There are talented teams. And then there are talented teams who have Lou Burruss as their coach. Thankfully, there is only one competing at college nationals. An already stacked Fugue team has a ton of athleticism and skill, and they also happen to have one of the best coaches in the game.
Fugue, the defending champs of the Women's Division College Championships, has had a history of strong season performances. The team finished 3rd in 2009 and 2nd 1998, qualifying ten times in 1988, 1989, 1998, 2002, 2003, 2008, 2009, 2010 and 2011. The last four seasons have been with Burruss as their coach.
Lou Burruss, who has been playing and coaching ultimate since 1990, has been coaching in the college women’s nationals scene since 1997. He has led eight teams to nationals in eight seasons of coaching, and has been with Fugue since 2008. It’s safe to say he knows how to help a team realize its strengths and weaknesses, and put the plan into action.
Part of this is the knowledge of approaching each season as a different one than the last. “The challenge of coaching college is that every team is brand new, unlike club ultimate where there is a lot more continuity. A big part of what you are doing is to try to develop individual players into a successful and valued role on the team and develop the team identity to a point where things click,” explains Burruss.
When it comes to applying this concept in the college women’s game, no one understands this better than Fugue. Defending the title from the 2010 College Championships, the team has set out to create a different identity from last year’s team. “We set out to distinguish ourselves from last year's team in our own minds, so we don't think about it [the title] much. I don't think other teams are [thinking about it] either. If we were 35-2 or so, it might be different, but we're 28-7,” says Burruss. The approach to the season must be different each and every season, to deal with the difference in team strengths and weaknesses.
Fugue has been preparing for nationals all season long. Burruss gives an insight to what Fugue’s players do all season long. “We do the traditional 3 practices and a track/agility. Additionally, I push the players to get in the weight room and I think about 75% of them are taking a weights class that puts them in the weight room three days a week. I also give throwing assignments to particular players to work on outside of practice.” Though the team works hard, Lou tries to encourage individuals to work hard because they WANT to. “We are a varsity sport and we don’t have those expectations or identity of coach-player relationship, so I always try to set things up to say - if you want to get better you need to do 'this' or 'that.' Then the player can decide for herself how much she wants to put in,” he explains.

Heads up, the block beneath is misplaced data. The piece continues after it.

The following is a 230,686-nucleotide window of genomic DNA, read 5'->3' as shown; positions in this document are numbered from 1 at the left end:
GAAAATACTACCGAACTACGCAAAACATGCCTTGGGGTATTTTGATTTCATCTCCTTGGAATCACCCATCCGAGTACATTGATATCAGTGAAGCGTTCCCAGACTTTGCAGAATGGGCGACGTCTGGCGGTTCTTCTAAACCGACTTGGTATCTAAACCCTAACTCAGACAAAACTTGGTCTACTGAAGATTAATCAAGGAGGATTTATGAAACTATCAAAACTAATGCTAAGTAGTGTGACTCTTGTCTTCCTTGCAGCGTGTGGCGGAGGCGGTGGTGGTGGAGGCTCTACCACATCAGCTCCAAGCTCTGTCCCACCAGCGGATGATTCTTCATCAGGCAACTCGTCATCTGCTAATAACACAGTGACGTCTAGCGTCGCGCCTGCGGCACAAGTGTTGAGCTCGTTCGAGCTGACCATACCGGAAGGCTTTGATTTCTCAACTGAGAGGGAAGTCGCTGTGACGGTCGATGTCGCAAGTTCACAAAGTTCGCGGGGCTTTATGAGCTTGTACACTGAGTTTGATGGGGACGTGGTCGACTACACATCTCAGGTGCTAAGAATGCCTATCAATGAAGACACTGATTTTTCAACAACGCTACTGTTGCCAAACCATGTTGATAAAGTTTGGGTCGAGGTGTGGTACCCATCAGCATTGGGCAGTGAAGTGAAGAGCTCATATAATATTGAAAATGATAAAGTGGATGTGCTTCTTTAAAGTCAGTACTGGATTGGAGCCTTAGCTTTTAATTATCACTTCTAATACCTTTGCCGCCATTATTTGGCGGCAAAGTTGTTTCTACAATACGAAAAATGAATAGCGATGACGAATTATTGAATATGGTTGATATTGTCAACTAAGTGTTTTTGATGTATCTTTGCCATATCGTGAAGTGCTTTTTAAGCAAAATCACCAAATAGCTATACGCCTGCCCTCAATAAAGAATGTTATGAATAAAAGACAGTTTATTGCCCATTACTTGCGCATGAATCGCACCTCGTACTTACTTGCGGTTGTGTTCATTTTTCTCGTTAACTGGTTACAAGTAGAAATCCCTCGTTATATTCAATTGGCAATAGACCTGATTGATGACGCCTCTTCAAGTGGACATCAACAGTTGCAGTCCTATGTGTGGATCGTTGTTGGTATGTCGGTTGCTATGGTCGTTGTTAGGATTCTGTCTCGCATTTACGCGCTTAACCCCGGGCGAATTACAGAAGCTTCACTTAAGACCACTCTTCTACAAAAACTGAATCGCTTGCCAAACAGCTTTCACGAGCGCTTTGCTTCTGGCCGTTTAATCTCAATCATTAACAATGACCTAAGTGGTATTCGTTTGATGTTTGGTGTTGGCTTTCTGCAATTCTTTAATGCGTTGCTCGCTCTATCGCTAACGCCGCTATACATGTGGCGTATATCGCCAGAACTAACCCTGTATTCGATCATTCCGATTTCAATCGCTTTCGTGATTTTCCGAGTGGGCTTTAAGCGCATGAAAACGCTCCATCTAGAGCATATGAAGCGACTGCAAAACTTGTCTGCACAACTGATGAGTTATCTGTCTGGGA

Using this system, Fugue has run into very few personnel problems with conflicting individual and team goals. “We run on a philosophy of individual integrity and individual weirdness, so we have fewer conflicts than a team that uses a more my-way-or-highway approach. I also try to find roles for players that are compatible with their individual styles/personalities/goals so that there is less likely to be a conflict. When it does happen (which is very rare) it means a long conversation or series of conversations to get myself, the player and the team all on the same page,” describes Burruss.
Fugue has locked down the 2nd seed behind UC-Santa Barbara. Fugue also returns 2010 Callahan finalist, Julia Sherwood, standout Bailey Zahniser, 2011 Callahan Nominee Katy Craley and speedster Christina Wickman, as well as adding talented freshman Sophie Darch to the lineup.
When Fugue is healthy, they are one of the toughest, most athletic teams in the game; however, this has not been the case in 2011. Fugue has been plagued by a ridiculous number of injuries in the regular season this year. “It's been rough. In the 20+ seasons I've played and coached, this has been far and away the worst. In ‘08 we lost three women to knees, but two were at regionals and that was the total injury situation. Usually, I figure you'll lose 1 for the season and 2 or 3 little injuries at a time, but we haven't had less than 4 at any point during the season,” describes Burruss. This culminated at Women’s Centex in the end of March where Fugue had as many players in the game as they did restricted to the sidelines due to injuries.
This has caused Fugue to make some adjustments to get the team running as a championship contending team. “The mental adjustment has been to take a 'dirt road' mentality which is one of nose-down struggle and emotion. Hard work over beauty. Everything twice as hard as it needs to be, because it is,” says Burruss.
Fugue has had a roller-coaster of a season. Winning Pres Day. Finishing and taking 2nd at Stanford Invite. Finishing 8th at Women’s College Centex. Taking 2nd at Northwest D1 Conference Championship. Finishing off with a huge win in the Northwest Regional Championship over talented Washington and UBC squads.
Though the team is around Eugene and in school into June, the team is tapering into nationals. Going into Boulder, the team will have a smaller roster than they did in ’10, but will have about eighteen or so healthy players, according to Lou.
When it comes to X’s and O’s, expect Fugue to run quick transitions on O and D, challenging teams deep in every offensive possession (especially on turnovers) and coming up with big defensive plays: typical Fugue ultimate. The team also does a particularly good job of taking advantage of mis-matches on the turn.
Will Fugue walk away from the 2011 College Championships with a back-to-back title? We’ll see in a couple of weeks in Boulder.